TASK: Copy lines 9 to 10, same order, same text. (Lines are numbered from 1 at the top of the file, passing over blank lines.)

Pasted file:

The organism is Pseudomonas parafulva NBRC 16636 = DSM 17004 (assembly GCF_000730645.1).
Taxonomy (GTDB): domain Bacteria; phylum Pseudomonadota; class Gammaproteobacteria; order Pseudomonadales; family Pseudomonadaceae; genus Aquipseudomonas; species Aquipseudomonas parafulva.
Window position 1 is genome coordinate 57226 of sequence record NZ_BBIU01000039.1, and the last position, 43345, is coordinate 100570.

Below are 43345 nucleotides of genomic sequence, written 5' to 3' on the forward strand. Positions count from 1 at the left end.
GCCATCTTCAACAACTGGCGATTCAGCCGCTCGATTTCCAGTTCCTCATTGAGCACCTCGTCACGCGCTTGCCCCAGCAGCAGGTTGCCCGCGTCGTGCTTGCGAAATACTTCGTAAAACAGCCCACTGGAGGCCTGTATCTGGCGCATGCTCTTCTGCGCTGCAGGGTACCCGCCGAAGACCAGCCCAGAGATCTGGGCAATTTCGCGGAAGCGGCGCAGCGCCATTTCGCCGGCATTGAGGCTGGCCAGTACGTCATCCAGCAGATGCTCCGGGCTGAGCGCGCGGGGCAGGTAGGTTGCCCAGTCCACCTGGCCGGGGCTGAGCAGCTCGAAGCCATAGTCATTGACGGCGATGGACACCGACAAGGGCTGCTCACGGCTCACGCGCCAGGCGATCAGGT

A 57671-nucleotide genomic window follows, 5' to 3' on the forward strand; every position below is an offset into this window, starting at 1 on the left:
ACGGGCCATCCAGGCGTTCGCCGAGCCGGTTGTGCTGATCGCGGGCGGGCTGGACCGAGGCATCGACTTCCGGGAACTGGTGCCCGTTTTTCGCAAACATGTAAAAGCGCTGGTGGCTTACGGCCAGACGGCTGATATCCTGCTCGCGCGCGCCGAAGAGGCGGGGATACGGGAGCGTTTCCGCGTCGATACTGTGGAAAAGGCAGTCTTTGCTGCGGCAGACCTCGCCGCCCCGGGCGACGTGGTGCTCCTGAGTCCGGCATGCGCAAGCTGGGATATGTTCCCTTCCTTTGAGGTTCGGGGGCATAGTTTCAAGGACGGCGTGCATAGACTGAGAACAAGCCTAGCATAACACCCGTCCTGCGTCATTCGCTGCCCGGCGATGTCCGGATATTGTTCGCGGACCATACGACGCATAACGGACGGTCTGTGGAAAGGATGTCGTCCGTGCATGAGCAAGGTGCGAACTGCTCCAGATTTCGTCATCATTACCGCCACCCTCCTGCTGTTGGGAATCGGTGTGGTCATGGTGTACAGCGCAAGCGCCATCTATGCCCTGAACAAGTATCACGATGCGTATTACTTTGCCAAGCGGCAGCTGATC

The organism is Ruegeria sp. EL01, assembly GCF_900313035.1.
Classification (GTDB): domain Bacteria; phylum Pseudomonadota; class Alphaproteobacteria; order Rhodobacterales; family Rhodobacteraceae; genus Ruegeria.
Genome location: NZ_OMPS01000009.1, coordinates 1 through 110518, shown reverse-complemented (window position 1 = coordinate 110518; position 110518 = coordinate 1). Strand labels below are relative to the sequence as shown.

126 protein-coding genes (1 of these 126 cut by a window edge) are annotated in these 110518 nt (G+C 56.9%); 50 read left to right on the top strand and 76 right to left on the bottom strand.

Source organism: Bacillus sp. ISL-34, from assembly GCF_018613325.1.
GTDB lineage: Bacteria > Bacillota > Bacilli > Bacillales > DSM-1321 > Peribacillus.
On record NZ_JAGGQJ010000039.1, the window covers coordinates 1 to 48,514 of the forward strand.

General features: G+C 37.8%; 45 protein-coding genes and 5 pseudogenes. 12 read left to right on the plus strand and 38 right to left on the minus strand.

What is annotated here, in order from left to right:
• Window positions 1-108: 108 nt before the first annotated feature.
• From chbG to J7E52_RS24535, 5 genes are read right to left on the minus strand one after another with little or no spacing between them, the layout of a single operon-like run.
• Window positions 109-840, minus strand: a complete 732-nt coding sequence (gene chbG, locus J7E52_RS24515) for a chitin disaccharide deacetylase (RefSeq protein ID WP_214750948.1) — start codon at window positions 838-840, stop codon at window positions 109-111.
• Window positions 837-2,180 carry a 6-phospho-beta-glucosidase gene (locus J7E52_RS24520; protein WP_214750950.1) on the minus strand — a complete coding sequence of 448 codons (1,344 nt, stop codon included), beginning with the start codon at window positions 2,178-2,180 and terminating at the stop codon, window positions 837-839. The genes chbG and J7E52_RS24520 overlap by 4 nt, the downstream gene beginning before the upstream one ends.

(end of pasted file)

Classification (GTDB): domain Bacteria; phylum Pseudomonadota; class Alphaproteobacteria; order Rhodobacterales; family Rhodobacteraceae; genus Ruegeria.
Genome location: NZ_OMPS01000009.1, coordinates 1 through 110518, shown reverse-complemented (window position 1 = coordinate 110518; position 110518 = coordinate 1). Strand labels below are relative to the sequence as shown.